Running is amazing in so many ways. I face the challenges of life in the same way I face the challenges of running. In reality, running has, in so many ways, taught me how to live. I think the author of Hebrews would agree (Heb. 12:1-2).
Here's a fact about running you might not know. Can you think of any other sport that allows amateurs to compete on the same playing field as the elite athletes? I can't. This doesn't happen in professional football. This doesn't happen in professional baseball. This doesn't happen in professional basketball. Running is the only sport in which you can say that you completed the exact same 26.2 miles as a world-class athlete. That's what I did, for example, at the 2019 Chicago Marathon along with about 46,000 other runners.
Brigid Kosgei broke the then-world record in a race in which I participated!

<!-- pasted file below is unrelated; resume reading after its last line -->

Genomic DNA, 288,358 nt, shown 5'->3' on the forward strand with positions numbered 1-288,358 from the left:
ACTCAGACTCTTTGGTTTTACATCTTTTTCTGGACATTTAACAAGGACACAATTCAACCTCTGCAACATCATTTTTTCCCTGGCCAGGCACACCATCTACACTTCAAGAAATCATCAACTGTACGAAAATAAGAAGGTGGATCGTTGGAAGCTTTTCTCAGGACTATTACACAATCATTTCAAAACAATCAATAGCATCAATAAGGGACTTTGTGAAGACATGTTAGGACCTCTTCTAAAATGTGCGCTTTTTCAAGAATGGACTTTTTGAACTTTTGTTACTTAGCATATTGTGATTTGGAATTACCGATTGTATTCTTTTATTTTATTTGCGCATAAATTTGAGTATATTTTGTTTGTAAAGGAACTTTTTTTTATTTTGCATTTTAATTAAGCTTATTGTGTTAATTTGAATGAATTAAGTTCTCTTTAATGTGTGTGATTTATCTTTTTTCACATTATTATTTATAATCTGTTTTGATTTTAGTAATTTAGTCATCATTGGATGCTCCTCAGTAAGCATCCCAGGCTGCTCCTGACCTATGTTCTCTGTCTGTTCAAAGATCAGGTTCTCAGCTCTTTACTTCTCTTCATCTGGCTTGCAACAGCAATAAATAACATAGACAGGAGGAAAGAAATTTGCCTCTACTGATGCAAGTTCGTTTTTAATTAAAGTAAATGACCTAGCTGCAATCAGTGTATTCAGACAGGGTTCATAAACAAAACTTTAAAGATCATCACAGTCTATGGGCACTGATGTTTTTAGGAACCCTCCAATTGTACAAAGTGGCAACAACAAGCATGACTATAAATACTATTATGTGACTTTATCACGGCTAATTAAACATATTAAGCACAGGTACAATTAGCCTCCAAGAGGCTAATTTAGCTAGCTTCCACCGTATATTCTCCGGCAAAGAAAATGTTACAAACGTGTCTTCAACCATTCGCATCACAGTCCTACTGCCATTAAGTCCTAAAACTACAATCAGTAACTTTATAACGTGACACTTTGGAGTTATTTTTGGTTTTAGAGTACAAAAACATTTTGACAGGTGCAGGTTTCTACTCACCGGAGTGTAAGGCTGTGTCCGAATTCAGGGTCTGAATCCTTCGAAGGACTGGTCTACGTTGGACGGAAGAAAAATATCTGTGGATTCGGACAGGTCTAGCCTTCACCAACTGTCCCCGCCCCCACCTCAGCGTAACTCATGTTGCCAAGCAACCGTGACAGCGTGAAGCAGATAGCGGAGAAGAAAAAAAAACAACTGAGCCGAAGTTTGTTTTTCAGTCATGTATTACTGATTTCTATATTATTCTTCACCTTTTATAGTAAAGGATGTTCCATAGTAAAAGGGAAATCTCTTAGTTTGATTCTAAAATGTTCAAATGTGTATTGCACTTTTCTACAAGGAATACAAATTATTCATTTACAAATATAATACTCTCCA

Kosgei smashed Paula Radcliffe's record by an astonishing 81 seconds.
I used to think that a runner's pace was the same as his or her effort. I was wrong. It just so happens that the effort put out by all long distance runners is about the same. What's different is the pace. Most people who run 26.2 miles in 5 hours are just as fit as the elite runners. We're just slow. Actually, when people ask me how long it takes for me to complete a marathon, I usually say, "About 6 months." The race is merely the culmination of weeks and weeks of training.
Running -- what a sport!